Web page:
Being at the University of Oslo, too, reminds me about gnus -- a computer program which runs under that operating system (and text editor) known as Emacs.  I used to use gnus as a newsgroup reader, and as an email program.  It is a brilliant program and could do all sorts of neat things, helped by the fact that it was extendable by users who were prepared to do a bit of emacs-lisp programming.  I was, and I even contributed a couple of patches to fix bugs in beta versions of the program.  As a result, my name can be found on every unix (including Apple Mac) computer, in the file containing the list of contributors to the gnus part of emacs.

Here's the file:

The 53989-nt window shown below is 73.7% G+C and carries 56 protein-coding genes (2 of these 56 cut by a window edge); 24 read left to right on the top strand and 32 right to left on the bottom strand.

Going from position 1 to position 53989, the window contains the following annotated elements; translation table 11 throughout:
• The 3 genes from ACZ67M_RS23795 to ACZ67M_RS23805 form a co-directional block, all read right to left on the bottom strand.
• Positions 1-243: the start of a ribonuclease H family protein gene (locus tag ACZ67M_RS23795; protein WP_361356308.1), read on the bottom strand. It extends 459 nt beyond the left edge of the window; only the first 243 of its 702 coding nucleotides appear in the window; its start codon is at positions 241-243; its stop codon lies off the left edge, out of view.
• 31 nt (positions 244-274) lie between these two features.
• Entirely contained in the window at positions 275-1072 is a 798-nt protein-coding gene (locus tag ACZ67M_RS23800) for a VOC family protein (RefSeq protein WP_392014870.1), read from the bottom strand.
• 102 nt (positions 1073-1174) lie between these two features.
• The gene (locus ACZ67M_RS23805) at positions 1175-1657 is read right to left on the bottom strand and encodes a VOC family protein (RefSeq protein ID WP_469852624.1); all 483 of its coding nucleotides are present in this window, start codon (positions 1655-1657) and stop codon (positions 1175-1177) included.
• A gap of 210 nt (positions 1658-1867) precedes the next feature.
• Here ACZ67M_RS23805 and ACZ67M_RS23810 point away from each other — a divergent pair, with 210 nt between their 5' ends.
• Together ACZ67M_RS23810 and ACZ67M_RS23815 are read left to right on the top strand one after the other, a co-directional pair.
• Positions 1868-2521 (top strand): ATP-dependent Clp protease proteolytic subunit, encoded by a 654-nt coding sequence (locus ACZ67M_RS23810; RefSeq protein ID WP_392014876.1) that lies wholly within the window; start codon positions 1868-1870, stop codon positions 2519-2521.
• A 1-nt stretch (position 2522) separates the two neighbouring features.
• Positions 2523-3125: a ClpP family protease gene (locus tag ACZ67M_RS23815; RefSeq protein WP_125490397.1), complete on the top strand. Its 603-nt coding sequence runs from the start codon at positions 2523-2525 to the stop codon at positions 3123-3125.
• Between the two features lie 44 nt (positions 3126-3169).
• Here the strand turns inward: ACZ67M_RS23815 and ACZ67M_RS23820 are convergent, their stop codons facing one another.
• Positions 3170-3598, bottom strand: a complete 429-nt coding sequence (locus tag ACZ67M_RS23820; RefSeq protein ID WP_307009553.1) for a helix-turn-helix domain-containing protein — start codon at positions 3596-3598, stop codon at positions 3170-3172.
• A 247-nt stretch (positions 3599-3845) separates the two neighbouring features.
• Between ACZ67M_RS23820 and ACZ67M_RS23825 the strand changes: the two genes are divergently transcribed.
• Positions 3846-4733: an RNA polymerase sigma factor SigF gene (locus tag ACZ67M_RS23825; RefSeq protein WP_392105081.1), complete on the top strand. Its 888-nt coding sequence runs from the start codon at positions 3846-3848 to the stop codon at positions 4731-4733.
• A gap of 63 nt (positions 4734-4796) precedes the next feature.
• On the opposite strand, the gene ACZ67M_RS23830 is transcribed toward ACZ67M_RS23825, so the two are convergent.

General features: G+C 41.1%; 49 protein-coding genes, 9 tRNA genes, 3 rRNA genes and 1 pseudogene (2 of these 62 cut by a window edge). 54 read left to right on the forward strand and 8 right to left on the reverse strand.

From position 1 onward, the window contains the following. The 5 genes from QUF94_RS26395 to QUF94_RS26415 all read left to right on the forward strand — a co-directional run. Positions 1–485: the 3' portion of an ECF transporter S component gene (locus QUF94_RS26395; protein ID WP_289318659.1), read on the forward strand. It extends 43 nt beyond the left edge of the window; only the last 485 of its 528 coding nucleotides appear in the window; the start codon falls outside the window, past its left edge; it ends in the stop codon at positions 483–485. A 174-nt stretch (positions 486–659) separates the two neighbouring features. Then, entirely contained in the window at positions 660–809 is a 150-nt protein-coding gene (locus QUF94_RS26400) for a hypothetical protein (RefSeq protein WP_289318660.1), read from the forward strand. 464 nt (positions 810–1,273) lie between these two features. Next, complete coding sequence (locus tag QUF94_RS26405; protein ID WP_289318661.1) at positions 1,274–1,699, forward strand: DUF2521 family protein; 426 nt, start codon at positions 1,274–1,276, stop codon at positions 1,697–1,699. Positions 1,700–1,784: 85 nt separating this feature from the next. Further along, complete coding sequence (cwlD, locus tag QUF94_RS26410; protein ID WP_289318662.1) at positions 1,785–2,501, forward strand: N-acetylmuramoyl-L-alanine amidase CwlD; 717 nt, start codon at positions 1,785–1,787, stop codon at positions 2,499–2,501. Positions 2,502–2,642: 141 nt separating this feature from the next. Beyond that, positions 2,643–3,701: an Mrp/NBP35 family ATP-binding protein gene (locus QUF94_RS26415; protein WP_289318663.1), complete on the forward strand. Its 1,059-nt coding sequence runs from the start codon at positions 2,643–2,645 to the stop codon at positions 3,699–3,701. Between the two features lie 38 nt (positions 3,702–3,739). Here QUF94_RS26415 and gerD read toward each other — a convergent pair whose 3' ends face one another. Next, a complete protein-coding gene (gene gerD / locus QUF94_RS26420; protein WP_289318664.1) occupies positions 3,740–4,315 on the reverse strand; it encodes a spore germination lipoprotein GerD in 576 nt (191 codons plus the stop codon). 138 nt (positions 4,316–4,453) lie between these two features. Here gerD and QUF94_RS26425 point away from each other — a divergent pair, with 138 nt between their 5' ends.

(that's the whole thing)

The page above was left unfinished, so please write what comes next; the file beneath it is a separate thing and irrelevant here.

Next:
Yesterday was the conference outing and dinner.  The outing was to Oscarshall, a royal palace set in a peninsula a short walk from the city centre.  The picture above does not do justice to the pretty meadow full of dandelions that we walked past on the way there.  The dinner was very fancy, and very tasty.  The Paleo Brasserie catered for us very well, and in particular gave me an excellent vegetarian meal.  The dessert was white chocolate with dill ice cream.  It's safe to say that I have never had dill ice cream before.

Update: The day after writing this post, John Nash travelled back from Oslo to New Jersey, and died in a car crash on his way home from the airport.